thought recognition software
I don’t have writer’s block. This is the good news.
The bad news is that I have something that may actually be worse. Self-editing block. Self-editing block is a new and exciting way to keep yourself from getting anything accomplished, and for me it is so much more acute now that I have a book out and another on the way.
Isn’t that ironic? You’d think that having an agent and editors would free you up to work faster and better because you know you have a team behind you, encouraging you and offering guidance. Yet, when I sit down to write I find that I don’t just hear my own voice saying, “Wait, is that paragraph strong enough?” I hear my agent saying, “Can you make the character more complex/older/younger/a girl/a boy/not on a spaceship/not so regional.” I hear my editors saying, “Can you add more to that chapter? Can you shorten this section? Can we speed up this part? What can we do about this red herring/Dickensian character name/sub plot/cliffhanger?”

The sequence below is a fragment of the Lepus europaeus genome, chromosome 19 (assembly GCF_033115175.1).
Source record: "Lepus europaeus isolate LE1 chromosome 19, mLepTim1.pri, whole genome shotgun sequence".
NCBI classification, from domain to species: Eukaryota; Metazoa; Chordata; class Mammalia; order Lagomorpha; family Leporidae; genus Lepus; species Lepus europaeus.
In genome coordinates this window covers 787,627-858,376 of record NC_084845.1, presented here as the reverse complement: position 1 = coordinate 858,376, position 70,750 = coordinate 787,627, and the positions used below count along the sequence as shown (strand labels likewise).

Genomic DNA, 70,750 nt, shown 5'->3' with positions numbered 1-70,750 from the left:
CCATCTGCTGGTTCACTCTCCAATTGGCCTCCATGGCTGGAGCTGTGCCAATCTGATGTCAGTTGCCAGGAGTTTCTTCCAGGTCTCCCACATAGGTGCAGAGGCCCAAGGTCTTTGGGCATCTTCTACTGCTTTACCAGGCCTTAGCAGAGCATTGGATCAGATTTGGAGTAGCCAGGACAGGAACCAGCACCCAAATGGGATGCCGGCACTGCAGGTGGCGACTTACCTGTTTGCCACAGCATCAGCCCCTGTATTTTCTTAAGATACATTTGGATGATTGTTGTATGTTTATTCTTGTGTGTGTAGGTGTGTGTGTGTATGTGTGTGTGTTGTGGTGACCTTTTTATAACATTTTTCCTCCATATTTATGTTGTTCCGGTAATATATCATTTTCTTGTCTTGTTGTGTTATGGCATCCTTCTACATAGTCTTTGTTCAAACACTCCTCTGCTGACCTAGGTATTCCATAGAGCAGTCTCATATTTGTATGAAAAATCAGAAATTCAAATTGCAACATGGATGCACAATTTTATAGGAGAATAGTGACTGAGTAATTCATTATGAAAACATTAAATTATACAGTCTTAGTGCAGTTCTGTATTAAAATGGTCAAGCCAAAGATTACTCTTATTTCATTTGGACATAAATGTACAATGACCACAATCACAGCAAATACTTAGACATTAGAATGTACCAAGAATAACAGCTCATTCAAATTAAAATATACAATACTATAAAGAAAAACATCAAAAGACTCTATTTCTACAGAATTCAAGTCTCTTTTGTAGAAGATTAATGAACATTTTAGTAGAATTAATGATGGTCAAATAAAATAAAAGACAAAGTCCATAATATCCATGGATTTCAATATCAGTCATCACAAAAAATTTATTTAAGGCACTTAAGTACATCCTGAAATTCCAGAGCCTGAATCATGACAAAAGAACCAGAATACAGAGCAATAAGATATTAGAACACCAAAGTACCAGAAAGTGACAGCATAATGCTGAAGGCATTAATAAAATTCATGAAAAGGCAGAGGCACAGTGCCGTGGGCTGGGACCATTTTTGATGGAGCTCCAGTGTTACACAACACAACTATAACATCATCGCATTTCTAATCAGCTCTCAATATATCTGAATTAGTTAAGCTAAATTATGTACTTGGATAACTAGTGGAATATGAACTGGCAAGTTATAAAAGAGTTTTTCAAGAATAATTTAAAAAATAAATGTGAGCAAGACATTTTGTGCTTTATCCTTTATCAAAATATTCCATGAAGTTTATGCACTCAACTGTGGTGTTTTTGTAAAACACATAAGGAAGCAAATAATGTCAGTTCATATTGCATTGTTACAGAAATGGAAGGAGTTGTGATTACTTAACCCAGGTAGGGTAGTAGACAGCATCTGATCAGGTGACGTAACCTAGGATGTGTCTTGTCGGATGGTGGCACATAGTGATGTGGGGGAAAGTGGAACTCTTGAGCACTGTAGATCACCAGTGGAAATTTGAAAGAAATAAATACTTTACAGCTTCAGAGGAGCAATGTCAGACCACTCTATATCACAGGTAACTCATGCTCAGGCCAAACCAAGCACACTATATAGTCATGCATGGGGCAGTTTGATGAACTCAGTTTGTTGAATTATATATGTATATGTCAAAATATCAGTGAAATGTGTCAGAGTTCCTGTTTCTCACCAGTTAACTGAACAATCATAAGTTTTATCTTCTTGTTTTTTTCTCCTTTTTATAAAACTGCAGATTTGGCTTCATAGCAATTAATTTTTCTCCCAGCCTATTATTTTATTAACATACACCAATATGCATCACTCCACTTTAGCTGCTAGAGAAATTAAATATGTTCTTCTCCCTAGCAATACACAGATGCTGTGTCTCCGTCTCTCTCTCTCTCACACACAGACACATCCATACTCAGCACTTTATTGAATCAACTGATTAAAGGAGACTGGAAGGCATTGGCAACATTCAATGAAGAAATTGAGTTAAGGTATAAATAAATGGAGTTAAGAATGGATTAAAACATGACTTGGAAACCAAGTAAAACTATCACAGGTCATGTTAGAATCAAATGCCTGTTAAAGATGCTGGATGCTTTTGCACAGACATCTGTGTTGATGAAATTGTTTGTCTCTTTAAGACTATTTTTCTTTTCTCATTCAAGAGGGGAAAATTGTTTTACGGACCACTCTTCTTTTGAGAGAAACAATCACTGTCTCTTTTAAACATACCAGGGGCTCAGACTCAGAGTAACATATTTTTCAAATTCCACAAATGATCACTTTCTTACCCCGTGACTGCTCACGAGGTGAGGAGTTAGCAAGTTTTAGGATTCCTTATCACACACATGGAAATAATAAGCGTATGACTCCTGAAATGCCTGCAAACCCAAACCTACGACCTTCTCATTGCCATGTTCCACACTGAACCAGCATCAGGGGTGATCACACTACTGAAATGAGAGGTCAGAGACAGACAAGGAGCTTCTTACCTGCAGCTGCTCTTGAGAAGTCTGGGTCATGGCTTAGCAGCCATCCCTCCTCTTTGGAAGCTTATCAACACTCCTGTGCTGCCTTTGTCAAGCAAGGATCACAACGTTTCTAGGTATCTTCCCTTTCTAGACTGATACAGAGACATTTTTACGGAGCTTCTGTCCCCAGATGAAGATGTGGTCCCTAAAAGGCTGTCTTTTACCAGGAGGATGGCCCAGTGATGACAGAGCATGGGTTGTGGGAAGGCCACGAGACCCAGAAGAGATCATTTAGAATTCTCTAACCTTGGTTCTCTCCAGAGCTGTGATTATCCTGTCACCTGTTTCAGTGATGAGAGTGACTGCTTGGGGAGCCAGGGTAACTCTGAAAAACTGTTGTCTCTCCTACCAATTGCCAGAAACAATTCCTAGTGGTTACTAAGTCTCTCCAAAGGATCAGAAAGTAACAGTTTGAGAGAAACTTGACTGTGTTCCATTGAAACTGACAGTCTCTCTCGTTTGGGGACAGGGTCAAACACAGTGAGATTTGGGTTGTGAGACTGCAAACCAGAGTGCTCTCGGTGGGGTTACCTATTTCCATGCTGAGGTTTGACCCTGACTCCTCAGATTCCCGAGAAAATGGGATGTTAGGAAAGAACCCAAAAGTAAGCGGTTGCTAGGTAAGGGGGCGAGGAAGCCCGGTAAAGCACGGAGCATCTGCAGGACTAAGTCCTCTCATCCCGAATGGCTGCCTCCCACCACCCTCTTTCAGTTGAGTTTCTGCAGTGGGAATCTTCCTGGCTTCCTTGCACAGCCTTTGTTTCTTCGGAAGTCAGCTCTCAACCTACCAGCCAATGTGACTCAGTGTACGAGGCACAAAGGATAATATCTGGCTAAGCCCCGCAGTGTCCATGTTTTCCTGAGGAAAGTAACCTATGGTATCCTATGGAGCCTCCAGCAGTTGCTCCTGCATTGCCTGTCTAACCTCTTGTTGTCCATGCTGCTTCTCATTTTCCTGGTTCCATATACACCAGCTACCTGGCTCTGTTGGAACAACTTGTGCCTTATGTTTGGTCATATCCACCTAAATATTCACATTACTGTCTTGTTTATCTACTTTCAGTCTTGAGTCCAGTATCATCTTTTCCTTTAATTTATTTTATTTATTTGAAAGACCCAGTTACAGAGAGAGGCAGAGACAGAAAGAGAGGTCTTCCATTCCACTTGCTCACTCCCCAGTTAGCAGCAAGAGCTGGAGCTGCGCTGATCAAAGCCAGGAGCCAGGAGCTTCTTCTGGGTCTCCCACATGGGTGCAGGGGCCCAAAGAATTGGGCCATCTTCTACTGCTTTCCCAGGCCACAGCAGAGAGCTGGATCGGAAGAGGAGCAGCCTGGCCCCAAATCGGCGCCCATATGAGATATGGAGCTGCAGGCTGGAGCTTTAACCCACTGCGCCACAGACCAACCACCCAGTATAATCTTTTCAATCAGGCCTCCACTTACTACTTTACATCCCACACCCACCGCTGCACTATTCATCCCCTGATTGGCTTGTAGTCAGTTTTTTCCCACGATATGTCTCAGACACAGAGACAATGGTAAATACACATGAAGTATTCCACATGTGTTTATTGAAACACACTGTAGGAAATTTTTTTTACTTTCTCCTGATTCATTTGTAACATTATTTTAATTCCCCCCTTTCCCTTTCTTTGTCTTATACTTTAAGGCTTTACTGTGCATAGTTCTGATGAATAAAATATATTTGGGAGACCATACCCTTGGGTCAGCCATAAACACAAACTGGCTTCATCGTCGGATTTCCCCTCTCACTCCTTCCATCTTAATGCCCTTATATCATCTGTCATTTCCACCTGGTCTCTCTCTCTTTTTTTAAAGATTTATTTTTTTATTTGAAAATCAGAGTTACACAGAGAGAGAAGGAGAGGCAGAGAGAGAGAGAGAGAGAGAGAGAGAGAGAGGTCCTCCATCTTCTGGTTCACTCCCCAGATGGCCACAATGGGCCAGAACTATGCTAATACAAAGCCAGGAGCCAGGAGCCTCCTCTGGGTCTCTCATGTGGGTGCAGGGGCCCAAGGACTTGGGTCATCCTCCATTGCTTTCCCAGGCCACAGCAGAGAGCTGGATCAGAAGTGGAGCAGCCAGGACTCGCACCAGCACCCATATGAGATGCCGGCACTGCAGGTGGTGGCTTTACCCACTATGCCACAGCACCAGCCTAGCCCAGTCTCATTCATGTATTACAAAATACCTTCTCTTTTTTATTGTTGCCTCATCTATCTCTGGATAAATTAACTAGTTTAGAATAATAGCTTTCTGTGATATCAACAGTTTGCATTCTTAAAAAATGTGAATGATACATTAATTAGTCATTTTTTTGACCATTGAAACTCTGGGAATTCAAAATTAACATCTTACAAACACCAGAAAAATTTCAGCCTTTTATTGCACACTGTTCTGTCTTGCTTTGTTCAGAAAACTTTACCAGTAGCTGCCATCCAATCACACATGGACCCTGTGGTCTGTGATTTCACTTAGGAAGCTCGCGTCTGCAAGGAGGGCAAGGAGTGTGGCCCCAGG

I am paralyzed by the voices in my head. Ridiculous, I know, but there you are. I am always so excited to sit down at my computer and get to work. Then, only a few minutes later, my head is in my hands, I’m re-working chapters, and I haven’t even made it to the middle of the manuscript yet.
Something has to shut my brain up. Loud music helps sometimes. A deadline. But I have no deadlines for the manuscript I’m writing right now. And I’m tired of all my music. Maybe I need an arbitrary deadline. A swift kick in the butt. I find myself daydreaming about thought recognition software. Something that can reach through the voices and pull out the ideas and impressions and dialogue I have for my story. Something that can sift them away from the muck so that I can piece together the puzzle.
Maybe I just need someone to yell at me in a blustery, chest-bumping kind of way. Is Will Muschamp available as a writing coach? If he got a sideline warning yelling at me to write, I would get.things.done.
Also, I could just work a little harder and write a little better. There’s always that.